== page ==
Rahsaan “New York” Thomas is a contributing writer for The Marshall Project and San Quentin News who is currently incarcerated and has a legal campaign seeking help to secure his freedom at Bring Rahsaan Home. He wrote this account of conditions at San Quentin in late February.
Today I received a copy of a report prepared by the Inspector General of California on how San Quentin handled the Coronavirus outbreak. Inspector General Roy W. Wesley hammered San Quentin and the California Department of Corrections and Rehabilitation (CDCR) for transferring infected incarcerated people to other prisons and for how CDCR treats us for being sick.
I experienced the Coronavirus report firsthand after 122 men were transferred from Chino State Prison to San Quentin without being tested for COVID-19 within two weeks of getting on the bus. Once at San Quentin, these men were “quarantined” in open-air cells with bars in Badger section along with other incarcerated people. Eventually, 177 out of 321 men in Badger contracted the virus, according to the report. The virus spread through the prison infecting over 2,237 incarcerated people and 277 staff members.
Things have settled down at San Quentin since the virus did its worst in July and August. Basically, most of the population has been “vaccinated” through surviving COVID-19.
Ron nearly died, but after weeks on a respirator, he returned to North Block and landed in a different cell on a different tier. I hope Ron sees a parole board before that new COVID strain from South Africa hits the California prison system. Moderna vaccinations started in January at San Quentin, but there are fears that the vaccines will not protect against the new variants of the virus.
During the San Quentin outbreak, COVID-19 killed 28 incarcerated people and one staff member. I hope to be free before COVID mutations strike San Quentin, but hope doesn’t have a scheduled parole date for most of us. I’ve only heard of five men serving life sentences at San Quentin getting released early due to COVID-19. Lately, I don’t hear names being called for parole anymore.
The population at San Quentin has dropped because some people have gone home; many others were transferred or moved to different sections of the prison. North Block, where I am housed, is still too crowded for social distancing. Meanwhile, I heard other parts of the prison have dozens of empty cells.San Quentin still hasn’t heeded the medical experts’ warning that the population needs to be reduced by 50 percent to control outbreaks. In September the population total in North Block hit nearly 200 percent of design capacity. Today, it’s around 130 percent. In order to maintain adequate social distancing of six feet, I think it probably needs to be at around 60 percent.
A court battle is on about the overcrowding. CDCR appealed an October 2020 appellate court order for San Quentin to reduce its population by 50 percent, through transfers or immediate early release of those eligible for elderly parole. The California Supreme Court sent the case back to the appellate court. With all the stalling and available avenues of appeal, I fear that COVID mutations will arrive before the courts can save us.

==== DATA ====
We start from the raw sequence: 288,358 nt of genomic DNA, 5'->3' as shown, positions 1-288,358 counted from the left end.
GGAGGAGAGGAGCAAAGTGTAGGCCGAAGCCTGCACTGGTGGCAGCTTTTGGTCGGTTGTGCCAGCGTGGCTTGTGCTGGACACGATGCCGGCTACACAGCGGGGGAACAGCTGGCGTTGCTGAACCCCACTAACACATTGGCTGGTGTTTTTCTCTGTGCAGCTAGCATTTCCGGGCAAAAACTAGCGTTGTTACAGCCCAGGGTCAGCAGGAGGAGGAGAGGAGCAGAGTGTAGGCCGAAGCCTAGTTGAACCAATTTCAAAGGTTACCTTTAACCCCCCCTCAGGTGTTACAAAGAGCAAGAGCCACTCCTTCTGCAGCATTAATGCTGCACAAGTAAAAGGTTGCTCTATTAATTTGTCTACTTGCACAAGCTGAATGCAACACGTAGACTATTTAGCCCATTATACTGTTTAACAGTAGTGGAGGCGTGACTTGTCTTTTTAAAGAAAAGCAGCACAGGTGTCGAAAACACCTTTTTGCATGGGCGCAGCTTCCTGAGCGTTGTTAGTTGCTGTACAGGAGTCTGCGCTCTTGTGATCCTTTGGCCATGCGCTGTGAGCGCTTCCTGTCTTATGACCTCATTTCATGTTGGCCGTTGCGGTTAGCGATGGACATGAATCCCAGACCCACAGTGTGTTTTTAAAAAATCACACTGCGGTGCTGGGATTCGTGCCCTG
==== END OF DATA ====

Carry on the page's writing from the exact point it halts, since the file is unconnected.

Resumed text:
I’m still at 200 percent of design capacity in my cell. After Shawn moved out in July, I received Mike as my new cellie in August. Shawn also has a cellie in his new cell on the second tier. Mike is cool as a fan but I feel like I’m meeting too many people during a pandemic; he makes my third cellie since June.
Rumors say San Quentin is going one man per cell. I have been hearing that since September though and while it’s true now for more than half the population, it was only true for me in July. There’s also two people living on my left, two feet and a wall away, and one person on my right.
COVID mutations aren’t my only fear. San Quentin uses these plastic trays that stack on top of each other to serve us warm food. Mike found a french fry from breakfast on his dinner tray.
I also have some medical issues that haven’t been figured out. The bump on my neck wasn’t a new growth. Two corrections officers took me out to Marin General for a CT scan to make that determination. And now I’m waiting to see if something else is wrong with my prostate. I’ve been pissing all day lately and getting up at least once or twice at night. Been trying to see what’s up with that since September but CDCR medical care prioritizes pain over other symptoms. My urine test shows nothing so the doctor wrote there’s no reason to see me. However, the coldest medical killers, cancer, heart disease and sometimes COVID-19, don’t show serious symptoms or pain, sometimes, until it’s too late.
Working out has been my medicine. Each tier gets yard separately every other day for 90 minutes. During the time, we also get one phone call and a chance to shower. There are ten showers and 12 phones for about 100 people to use in that time frame. Somehow, I squeeze in a workout, phone call and shower before having to lock up for another 40-something hours.
I wish I could go to work in the media center instead of being stuck in a cell. That might happen soon, judging by the tents on the yard being gone and PIA (Prison Industry Authority) going back to business. Education is even running one building at a time, once every ten days or so. I figure my antibodies will protect me from COVID-19 and the prison system can’t protect me from mutations so I might as well put on my N-95 mask and go to work. Yep, you heard right—CDCR keeps us well supplied with N-95 masks. Maybe I should sleep with mines on.